Musician says Woodstock changed music - not the world

The music world has changed a lot since Woodstock, said guitarist Leslie West, frontman for the blues/rock group Mountain and veteran of the landmark event.

“I can’t say exactly how,” he said, “but something happened to music. It’s like, you know it when you see it.”

For example, said the Englewood resident, whose band was new when it was booked to play at Woodstock – in fact, he said, it was only their fourth performance – where once rock was only on AM radio, “now there was FM, playing 20-minute tracks. It wasn’t just blasting voices.”

Live music performances changed as well, he said. Before Woodstock, people went to music clubs where they heard only one or two groups. But after the event, “festivals sprang up all over the world with different groups playing at the same time and thousands” in attendance.

Still, he said, while music changed, the world didn’t.

“People thought the world was going to change,” he said, adding that he is “not into politics.” But while the world of music expanded, “people who gave you a peace sign would later go and steal the tires off your car.”

West said he arrived at Woodstock on a rented helicopter. With traffic to the venue so heavy, he noted, he wouldn’t have made it otherwise. Coming from a gig in San Francisco, his group, sharing an agent with the legendary Jimi Hendrix, went on after the Grateful Dead and before Creedence Clearwater, he recalls. He remembers also that while Friday was rainy and muddy, Saturday was beautiful, and he enjoyed watching the other acts perform.

West described the scene as peaceful, noting that “while state troopers were there, they didn’t bother anyone at the festival.”

While the musician has been back to Woodstock over the past 40 years, his next appearance, as part of the Heroes of Woodstock concert in Bethel on Saturday night, will be special.

“I’m going back there to play,” he said. “But right after that, I’m getting married.”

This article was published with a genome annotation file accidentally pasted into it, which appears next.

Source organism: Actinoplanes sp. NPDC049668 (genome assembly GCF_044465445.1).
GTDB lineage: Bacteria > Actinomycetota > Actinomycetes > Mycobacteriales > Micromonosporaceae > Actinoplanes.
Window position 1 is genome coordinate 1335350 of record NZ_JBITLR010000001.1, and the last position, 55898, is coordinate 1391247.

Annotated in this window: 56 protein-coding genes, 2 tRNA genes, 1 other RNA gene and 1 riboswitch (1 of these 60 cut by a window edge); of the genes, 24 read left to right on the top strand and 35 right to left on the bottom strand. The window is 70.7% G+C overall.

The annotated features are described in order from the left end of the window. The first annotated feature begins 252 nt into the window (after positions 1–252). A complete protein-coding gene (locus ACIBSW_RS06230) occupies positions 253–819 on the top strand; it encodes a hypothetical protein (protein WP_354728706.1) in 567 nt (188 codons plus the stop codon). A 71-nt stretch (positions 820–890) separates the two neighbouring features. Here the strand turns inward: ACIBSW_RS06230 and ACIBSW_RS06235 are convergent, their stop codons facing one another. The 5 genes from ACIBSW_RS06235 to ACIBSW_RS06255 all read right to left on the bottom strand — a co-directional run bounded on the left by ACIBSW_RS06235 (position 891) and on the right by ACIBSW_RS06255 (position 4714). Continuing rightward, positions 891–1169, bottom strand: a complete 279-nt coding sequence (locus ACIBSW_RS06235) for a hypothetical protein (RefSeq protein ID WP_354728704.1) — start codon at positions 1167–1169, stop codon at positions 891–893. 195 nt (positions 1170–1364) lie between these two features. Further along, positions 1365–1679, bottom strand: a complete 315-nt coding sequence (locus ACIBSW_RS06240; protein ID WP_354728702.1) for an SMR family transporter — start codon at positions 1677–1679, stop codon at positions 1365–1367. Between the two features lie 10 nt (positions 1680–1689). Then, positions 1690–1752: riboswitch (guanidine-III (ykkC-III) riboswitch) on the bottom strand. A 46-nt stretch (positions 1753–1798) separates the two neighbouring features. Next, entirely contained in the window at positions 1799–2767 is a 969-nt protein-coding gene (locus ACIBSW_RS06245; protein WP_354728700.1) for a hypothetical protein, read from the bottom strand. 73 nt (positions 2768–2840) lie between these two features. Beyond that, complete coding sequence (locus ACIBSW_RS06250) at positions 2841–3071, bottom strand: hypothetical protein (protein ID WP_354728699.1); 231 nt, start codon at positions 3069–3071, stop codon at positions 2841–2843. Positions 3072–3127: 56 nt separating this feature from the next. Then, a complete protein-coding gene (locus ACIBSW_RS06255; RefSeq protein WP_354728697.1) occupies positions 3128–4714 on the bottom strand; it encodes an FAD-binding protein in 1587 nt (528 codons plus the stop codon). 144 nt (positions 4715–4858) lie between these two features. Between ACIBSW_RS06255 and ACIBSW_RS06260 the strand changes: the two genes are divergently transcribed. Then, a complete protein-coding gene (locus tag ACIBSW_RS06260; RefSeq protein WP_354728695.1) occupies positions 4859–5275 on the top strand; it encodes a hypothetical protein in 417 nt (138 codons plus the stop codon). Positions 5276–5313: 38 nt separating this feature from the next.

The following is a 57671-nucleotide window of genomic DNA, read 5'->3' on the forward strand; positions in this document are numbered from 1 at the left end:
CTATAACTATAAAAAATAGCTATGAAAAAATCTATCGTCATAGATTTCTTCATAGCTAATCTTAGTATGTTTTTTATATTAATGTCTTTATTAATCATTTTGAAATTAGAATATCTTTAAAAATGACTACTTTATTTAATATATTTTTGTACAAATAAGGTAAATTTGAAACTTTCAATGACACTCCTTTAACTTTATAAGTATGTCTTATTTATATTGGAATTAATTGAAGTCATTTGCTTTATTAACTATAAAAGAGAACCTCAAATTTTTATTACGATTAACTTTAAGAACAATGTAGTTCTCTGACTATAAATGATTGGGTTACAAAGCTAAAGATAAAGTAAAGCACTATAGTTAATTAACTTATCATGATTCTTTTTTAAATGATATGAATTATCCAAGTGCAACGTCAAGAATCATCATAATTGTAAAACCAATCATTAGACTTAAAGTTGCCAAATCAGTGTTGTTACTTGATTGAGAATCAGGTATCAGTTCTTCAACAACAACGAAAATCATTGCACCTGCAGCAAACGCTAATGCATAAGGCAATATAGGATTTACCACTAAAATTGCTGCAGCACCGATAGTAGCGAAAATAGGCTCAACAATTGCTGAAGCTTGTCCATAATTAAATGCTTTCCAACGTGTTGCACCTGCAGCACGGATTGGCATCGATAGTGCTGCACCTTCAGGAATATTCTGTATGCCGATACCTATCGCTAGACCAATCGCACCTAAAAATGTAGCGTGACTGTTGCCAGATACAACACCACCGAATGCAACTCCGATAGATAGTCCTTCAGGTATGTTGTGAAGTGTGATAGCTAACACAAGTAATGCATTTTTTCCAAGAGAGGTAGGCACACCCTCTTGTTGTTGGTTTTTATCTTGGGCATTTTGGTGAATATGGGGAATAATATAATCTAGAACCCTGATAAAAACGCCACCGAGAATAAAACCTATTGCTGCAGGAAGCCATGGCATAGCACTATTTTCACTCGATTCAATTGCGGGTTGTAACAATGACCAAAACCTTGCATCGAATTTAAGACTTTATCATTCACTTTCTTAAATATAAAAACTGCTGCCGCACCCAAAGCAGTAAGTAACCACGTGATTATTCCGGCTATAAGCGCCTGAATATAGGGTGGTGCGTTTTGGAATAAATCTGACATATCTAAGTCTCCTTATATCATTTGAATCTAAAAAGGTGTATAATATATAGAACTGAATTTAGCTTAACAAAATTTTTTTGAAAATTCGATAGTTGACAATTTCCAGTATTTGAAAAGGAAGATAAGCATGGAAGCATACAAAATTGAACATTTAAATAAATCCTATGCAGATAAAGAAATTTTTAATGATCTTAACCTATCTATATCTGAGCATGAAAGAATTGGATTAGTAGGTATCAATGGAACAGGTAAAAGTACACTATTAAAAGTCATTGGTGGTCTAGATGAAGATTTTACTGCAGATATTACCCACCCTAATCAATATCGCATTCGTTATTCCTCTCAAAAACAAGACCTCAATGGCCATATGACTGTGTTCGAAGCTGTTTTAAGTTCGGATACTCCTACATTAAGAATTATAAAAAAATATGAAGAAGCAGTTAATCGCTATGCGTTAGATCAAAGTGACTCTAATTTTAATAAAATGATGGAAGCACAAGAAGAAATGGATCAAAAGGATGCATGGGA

The musician said that while some people “go to Paris or elsewhere” for this romantic event, he and his fiancée Jennie decided that Woodstock/Bethel – replete with a beautiful setting and fond memories – “would be a great place to get married.”

He pointed out that the rebuilt venue is “magnificent, with a monument built next to the actual stage, right next to the original moorings.”

“They spent $30 million on it,” he said.

West, born Weinstein, said his father, who grew up in Borough Park, told stories about wanting to be a cantor.

“I was thrown out of Hebrew school myself,” joked the musician, who grew up in Queens. He noted, however, that he calls his fiancée a “shayna punim,” or pretty face, a Yiddish term of endearment. He was also featured recently in this newspaper as a participant in a concert to benefit a new camp for burn victims in Israel. After learning that burn camps offer children with major burn scars the opportunity to use adaptive musical instruments, he persuaded Dean Guitars – which manufactures his signature guitar – to donate guitars and drums.

For more information about West and his band, visit www.mountainrockband.com

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